During the divorce process, spouses need to decide how their shared assets will be divided between them.

Sometimes it is easier to sell any shared items or property and distribute the money earned from the sale equally rather than spending time negotiating how jointly-owned assets like items, stocks, or properties will be distributed between partners.

Divorce sales are a way for couples to sell off their shared assets and split the profit instead of trying to figure out who will end up with what. In this post we explore some of the ways you can sell your assets, such as online, in-person (through a garage or yard sale), or through an auction.

Preparing for a Divorce Sale

Before you jump into planning a divorce sale, you’ll want to sit down with your husband or wife and determine which items you both want to sell and which items each of you want to keep for yourselves. It might take a while to go through all your stuff and separate the jointly-owned assets, but it’s worth the effort to minimize the possibility for conflict later on.

If you and your spouse are not able to work together or talk to each other in a productive way, you can look at getting a mediator to help you out.

One of the ways that you both can make sure the final decision on your assets (including property) is official before you get a divorce is by filling out and submitting a Separation Agreement. A Separation Agreement can be used as part of the final divorce proceedings and may lessen the amount of time needed for an otherwise lengthy divorce process.

Items Commonly Sold in a Divorce Sale

Items that are commonly sold in a divorce sale include everything from furniture, appliances, art and paintings, jewelry, and anything else that the couple wants to offload and split the earnings from selling. Typically, a couple sells the matrimonial home as well.

The matrimonial home refers to a couple’s family home, or the home that they lived in during their marriage. Generally, separating couples choose to sell their family home and divide the earnings equally, similar to selling other assets.

However, just because you are going through a divorce, doesn’t mean the house needs to be sold. Instead, either you or your former partner might decide to keep the home for various reasons, such as familiarity for your children or proximity to family.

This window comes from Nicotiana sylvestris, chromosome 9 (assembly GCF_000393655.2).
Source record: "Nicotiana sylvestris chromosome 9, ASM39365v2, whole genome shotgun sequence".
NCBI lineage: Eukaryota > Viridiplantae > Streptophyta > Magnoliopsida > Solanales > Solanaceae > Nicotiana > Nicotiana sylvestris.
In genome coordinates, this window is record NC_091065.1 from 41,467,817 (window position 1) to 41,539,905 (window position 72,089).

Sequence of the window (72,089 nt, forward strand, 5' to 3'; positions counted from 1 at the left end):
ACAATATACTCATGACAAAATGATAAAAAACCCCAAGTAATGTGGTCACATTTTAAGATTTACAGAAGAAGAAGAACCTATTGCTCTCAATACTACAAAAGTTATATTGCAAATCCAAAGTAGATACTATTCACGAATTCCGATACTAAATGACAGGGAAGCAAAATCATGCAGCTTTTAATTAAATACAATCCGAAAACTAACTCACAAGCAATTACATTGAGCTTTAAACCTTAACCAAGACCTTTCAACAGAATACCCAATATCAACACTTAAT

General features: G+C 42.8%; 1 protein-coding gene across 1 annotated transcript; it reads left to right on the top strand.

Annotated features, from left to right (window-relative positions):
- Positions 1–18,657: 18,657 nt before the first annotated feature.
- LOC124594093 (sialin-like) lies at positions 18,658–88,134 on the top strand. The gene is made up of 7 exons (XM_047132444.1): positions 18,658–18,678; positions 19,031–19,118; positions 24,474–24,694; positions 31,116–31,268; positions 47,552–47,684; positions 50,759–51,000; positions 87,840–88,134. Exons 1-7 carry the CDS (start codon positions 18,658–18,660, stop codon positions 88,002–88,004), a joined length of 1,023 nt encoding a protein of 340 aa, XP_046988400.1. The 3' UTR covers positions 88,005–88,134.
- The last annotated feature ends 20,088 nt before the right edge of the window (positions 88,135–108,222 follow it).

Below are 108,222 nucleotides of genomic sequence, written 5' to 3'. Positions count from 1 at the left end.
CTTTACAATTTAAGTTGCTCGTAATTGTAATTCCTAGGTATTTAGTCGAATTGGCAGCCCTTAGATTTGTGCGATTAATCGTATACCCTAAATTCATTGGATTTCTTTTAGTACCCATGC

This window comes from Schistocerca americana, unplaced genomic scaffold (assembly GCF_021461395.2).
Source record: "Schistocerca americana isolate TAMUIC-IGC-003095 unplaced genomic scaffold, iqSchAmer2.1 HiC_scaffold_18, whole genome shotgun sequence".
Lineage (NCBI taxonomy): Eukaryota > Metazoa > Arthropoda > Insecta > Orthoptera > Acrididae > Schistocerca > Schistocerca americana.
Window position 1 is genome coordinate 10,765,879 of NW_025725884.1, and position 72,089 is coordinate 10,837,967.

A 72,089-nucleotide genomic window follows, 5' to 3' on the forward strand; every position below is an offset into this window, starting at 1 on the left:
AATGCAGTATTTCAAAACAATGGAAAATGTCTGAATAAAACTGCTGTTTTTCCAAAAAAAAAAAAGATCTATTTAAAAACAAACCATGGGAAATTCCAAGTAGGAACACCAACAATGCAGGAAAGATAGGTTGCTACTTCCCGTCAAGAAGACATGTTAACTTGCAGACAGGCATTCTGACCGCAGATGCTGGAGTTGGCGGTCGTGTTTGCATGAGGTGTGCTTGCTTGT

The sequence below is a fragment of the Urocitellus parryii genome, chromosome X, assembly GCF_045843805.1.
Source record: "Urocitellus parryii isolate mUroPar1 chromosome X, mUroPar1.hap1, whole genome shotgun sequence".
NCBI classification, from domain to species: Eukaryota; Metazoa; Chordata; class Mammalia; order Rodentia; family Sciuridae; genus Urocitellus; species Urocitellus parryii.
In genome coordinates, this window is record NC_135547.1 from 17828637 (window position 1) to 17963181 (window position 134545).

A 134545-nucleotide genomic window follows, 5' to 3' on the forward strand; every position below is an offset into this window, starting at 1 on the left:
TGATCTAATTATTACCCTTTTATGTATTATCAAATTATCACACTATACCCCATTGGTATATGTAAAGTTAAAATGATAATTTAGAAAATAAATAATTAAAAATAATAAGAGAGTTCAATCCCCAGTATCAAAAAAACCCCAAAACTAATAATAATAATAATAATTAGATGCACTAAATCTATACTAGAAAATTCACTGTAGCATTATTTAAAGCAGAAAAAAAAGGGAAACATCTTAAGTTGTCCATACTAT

There are other considerations as well, such as who is responsible for home maintenance and mortgage payments during the divorce process.

Similarly, if there are any jointly owned vehicles or other items that still require payments, you and your spouse will need to work out those financial responsibilities.

Navigating through financial responsibility can be complicated if you and your spouse can’t reach a consensus but remember that you can always hire a mediator to help you both reach a final decision.

Online Divorce Sales

While garage or yard sales and in-person auctions are popular ways to sell your things, offloading your assets online is also a popular option due to the fact that you can reach a wider audience and sell your items without having to leave your home.

As an example, in order to finance his divorce settlement, Russell Crowe held an online auction to sell off some of his possessions. According to the auction site, Sotheby’s Australia, Crowe’s auction raised more than 3.7 million dollars, with some of the items selling above their market value.

Online divorce sales can take place on regular online auction or sales sites like eBay or Craigslist, and sometimes even social media sites like Facebook. Other options are websites such as Worthy that specialize in selling second-hand diamonds and jewelry if you’re looking to offload your wedding ring.

Selling Shared Assets in a Divorce Sale

Divorce is never easy and dividing and selling your shared assets and property can be a lengthy process. A divorce sale is a good way to simply sell off the items that you once shared with your former spouse and split the earnings between both of you have the funds you need to begin your new lives apart from one another.

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Posted by Lisa Hoffart

Lisa is an experienced writer interested in technology and law. She's been writing for LawDepot since 2017.